BROOKLYN, N.Y. – Athletes frequently encounter the task of handling their emotions and adjusting to new circumstances. This scenario unfolded for Ryan Clifford, a prospect in the Houston Astros organization, who was traded to the New York Mets at the MLB trade deadline alongside Drew Gilbert in exchange for the three-time Cy Young Award winner Justin Verlander.
“It was a quiet feeling at the time of the trade. I didn’t know what to think,” Clifford said. “I didn’t quite know what the next move was, but I was glad that things worked out the way they are for me, and I am glad that I can be a part of the Mets organization.”
The Astros were initially hesitant about including Clifford in the deal. One reason was his recent rise from being an 11th-round draft pick out of Crossroads Flex High School in Cary, North Carolina, to the fourth-ranked prospect in the organization by the time of the trade. Clifford displayed some potential last season with a .412 on-base percentage in 12 games for the Fayetteville Woodpeckers in the Carolina League.
“I think one of the big things the Astros do over there is that they let guys figure things out on their own and set their own routine,” he said. “They give you tips on what they think might work for you and let you take initiative in your own career. The Astros put in a lot of work developing their prospects. It was really promising to begin my career there.”
Clifford progressed to advanced Class A this season and significantly improved his run production at the plate. He batted .271/.356/.547 with 16 home runs and 46 RBIs with the Asheville Tourists, ranking in the top five in offensive categories, such as OPS and slugging percentage in the South Atlantic League.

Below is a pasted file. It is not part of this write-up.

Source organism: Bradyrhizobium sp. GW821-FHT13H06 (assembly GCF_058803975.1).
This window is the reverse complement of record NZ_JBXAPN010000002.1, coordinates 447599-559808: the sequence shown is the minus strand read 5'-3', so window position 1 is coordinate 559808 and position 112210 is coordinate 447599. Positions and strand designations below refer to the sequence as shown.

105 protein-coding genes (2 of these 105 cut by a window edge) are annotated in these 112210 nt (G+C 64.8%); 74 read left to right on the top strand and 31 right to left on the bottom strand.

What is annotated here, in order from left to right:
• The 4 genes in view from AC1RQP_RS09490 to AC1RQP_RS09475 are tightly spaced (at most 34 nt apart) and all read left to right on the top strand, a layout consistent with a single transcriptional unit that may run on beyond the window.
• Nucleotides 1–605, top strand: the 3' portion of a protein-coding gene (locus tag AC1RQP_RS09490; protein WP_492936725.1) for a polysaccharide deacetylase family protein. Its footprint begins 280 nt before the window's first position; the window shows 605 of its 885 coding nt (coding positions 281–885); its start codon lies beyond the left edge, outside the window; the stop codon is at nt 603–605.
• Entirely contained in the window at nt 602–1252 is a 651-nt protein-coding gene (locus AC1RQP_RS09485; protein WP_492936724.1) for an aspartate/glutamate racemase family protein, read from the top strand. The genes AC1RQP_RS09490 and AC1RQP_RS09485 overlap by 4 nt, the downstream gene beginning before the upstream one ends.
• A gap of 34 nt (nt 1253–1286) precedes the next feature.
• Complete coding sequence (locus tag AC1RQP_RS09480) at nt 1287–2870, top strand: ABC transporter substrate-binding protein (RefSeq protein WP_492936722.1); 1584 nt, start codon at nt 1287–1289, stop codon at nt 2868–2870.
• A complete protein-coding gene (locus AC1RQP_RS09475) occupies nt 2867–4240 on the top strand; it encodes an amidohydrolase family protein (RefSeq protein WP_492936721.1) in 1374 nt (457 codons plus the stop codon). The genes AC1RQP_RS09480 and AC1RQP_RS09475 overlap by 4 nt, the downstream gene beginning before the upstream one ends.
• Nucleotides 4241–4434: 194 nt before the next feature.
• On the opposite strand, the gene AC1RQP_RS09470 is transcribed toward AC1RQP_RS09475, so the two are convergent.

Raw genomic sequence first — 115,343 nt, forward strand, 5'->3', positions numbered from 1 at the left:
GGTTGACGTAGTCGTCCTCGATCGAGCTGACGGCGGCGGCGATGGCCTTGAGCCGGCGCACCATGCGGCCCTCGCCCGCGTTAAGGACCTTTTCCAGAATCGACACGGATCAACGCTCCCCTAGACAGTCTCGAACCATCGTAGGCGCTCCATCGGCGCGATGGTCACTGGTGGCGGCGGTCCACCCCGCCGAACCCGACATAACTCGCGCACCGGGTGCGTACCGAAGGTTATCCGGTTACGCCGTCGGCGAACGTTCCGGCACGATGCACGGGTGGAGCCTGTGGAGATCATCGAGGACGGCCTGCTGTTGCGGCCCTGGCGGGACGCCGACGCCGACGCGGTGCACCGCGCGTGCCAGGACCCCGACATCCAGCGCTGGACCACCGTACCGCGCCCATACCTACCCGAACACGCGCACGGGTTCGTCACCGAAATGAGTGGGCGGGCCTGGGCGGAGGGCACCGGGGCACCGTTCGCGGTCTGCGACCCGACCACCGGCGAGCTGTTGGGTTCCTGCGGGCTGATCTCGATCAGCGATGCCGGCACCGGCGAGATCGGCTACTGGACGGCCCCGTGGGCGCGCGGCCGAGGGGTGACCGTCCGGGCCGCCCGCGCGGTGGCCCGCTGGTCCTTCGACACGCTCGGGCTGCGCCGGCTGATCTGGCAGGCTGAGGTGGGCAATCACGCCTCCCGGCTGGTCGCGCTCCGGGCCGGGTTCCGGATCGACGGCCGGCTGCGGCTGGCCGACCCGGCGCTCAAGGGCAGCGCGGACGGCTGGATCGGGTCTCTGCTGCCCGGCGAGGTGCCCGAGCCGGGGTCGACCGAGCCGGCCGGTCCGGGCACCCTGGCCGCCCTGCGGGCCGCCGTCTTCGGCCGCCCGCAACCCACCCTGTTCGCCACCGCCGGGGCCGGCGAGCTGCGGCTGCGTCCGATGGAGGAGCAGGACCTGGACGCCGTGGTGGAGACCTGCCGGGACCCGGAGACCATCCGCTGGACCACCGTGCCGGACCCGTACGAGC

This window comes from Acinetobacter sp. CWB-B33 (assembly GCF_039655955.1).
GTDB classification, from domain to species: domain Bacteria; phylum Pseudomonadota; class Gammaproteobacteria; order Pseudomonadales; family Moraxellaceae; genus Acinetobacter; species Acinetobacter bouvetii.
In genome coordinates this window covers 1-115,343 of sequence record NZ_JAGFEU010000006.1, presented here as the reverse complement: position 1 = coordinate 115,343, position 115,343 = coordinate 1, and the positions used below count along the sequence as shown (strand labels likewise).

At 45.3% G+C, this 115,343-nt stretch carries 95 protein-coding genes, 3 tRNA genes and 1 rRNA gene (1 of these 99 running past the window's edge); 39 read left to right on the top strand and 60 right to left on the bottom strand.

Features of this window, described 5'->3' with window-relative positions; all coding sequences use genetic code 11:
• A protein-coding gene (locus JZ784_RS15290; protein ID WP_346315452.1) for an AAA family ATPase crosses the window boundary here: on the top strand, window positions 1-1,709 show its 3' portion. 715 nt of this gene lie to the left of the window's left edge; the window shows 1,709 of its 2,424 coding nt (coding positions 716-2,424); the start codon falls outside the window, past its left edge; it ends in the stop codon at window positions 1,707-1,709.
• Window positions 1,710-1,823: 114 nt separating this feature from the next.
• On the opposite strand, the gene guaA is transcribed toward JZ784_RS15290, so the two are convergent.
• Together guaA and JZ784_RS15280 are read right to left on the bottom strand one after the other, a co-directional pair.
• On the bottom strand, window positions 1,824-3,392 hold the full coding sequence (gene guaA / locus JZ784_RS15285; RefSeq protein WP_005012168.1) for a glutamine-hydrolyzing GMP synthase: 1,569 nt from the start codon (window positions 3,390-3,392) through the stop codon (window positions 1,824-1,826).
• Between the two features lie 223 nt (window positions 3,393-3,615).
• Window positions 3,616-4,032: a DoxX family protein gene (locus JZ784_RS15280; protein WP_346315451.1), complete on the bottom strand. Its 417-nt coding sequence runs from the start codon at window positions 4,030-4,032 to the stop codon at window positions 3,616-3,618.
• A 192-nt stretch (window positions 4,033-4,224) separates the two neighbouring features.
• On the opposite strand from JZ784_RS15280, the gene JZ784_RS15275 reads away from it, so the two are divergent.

“I tried to keep things simple at the plate by putting the bat on the ball and making hard contact,” Clifford explains. “There weren’t too many adjustments I made as a hitter. The way the game went was in my favor, and I hope to maintain that approach as well.”
The Mets assigned Clifford to the Brooklyn Cyclones, who play in the same league as Asheville and face a similar caliber of pitching. Clifford immediately made a strong impression by hitting a home run in his first at-bat with the Cyclones on August 3 in Jersey Shore.
He followed that performance with three multi-hit games in his first home series in Brooklyn and blasted a solo home run to the deepest part of Maimonides Park against the Aberdeen Ironbirds.
“Baseball is a game of up and downs, so it was nice to get out on the right foot,” Clifford said. “I just tried to keep a level head and look ahead to the next game. Personally, I wouldn’t say there was a ton of pressure to have a good start, but when you get traded for a guy like Justin Verlander, people might think there is added pressure, but for me, it just about going out there and doing my best.”
After a promising start with the Cyclones, Clifford faced the humbling reality that baseball often brings when he battled through a mid-August slump. His batting average plummeted, and his strikeout rate increased. But he began to persevere towards the end of a 12-game road trip when he had a three-hit game with three runs batted in on September 3 against the Greenville Drive.